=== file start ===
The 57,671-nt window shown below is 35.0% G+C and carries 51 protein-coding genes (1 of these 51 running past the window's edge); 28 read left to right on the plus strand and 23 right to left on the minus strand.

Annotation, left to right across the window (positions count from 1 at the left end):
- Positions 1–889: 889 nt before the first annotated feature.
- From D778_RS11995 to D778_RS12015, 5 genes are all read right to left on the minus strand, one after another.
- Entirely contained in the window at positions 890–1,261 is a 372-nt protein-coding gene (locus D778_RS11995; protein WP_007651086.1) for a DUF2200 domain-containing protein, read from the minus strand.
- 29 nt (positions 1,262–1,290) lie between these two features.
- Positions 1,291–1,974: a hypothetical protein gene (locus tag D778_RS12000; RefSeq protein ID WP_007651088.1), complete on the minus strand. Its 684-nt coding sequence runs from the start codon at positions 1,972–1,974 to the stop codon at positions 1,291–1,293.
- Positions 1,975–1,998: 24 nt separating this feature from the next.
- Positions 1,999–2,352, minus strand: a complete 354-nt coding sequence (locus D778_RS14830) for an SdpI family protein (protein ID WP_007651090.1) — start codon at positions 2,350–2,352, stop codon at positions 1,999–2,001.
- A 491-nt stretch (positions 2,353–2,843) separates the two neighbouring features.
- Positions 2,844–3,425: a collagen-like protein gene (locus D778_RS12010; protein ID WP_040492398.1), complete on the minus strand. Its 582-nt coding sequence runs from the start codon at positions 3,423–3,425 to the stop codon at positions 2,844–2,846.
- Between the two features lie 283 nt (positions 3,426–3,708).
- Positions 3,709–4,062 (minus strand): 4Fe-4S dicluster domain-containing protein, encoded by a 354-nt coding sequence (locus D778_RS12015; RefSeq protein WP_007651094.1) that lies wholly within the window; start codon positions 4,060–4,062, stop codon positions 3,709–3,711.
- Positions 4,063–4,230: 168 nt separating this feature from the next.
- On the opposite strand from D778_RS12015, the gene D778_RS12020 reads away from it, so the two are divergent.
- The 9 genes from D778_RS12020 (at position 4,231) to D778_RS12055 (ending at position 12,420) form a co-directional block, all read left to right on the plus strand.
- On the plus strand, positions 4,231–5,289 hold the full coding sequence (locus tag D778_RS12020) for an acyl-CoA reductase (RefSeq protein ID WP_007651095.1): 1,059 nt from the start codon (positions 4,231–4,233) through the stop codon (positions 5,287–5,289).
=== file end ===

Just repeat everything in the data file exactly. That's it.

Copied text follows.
The 57,671-nt window shown below is 35.0% G+C and carries 51 protein-coding genes (1 of these 51 running past the window's edge); 28 read left to right on the plus strand and 23 right to left on the minus strand.

Annotation, left to right across the window (positions count from 1 at the left end):
- Positions 1–889: 889 nt before the first annotated feature.
- From D778_RS11995 to D778_RS12015, 5 genes are all read right to left on the minus strand, one after another.
- Entirely contained in the window at positions 890–1,261 is a 372-nt protein-coding gene (locus D778_RS11995; protein WP_007651086.1) for a DUF2200 domain-containing protein, read from the minus strand.
- 29 nt (positions 1,262–1,290) lie between these two features.
- Positions 1,291–1,974: a hypothetical protein gene (locus tag D778_RS12000; RefSeq protein ID WP_007651088.1), complete on the minus strand. Its 684-nt coding sequence runs from the start codon at positions 1,972–1,974 to the stop codon at positions 1,291–1,293.
- Positions 1,975–1,998: 24 nt separating this feature from the next.
- Positions 1,999–2,352, minus strand: a complete 354-nt coding sequence (locus D778_RS14830) for an SdpI family protein (protein ID WP_007651090.1) — start codon at positions 2,350–2,352, stop codon at positions 1,999–2,001.
- A 491-nt stretch (positions 2,353–2,843) separates the two neighbouring features.
- Positions 2,844–3,425: a collagen-like protein gene (locus D778_RS12010; protein ID WP_040492398.1), complete on the minus strand. Its 582-nt coding sequence runs from the start codon at positions 3,423–3,425 to the stop codon at positions 2,844–2,846.
- Between the two features lie 283 nt (positions 3,426–3,708).
- Positions 3,709–4,062 (minus strand): 4Fe-4S dicluster domain-containing protein, encoded by a 354-nt coding sequence (locus D778_RS12015; RefSeq protein WP_007651094.1) that lies wholly within the window; start codon positions 4,060–4,062, stop codon positions 3,709–3,711.
- Positions 4,063–4,230: 168 nt separating this feature from the next.
- On the opposite strand from D778_RS12015, the gene D778_RS12020 reads away from it, so the two are divergent.
- The 9 genes from D778_RS12020 (at position 4,231) to D778_RS12055 (ending at position 12,420) form a co-directional block, all read left to right on the plus strand.
- On the plus strand, positions 4,231–5,289 hold the full coding sequence (locus tag D778_RS12020) for an acyl-CoA reductase (RefSeq protein ID WP_007651095.1): 1,059 nt from the start codon (positions 4,231–4,233) through the stop codon (positions 5,287–5,289).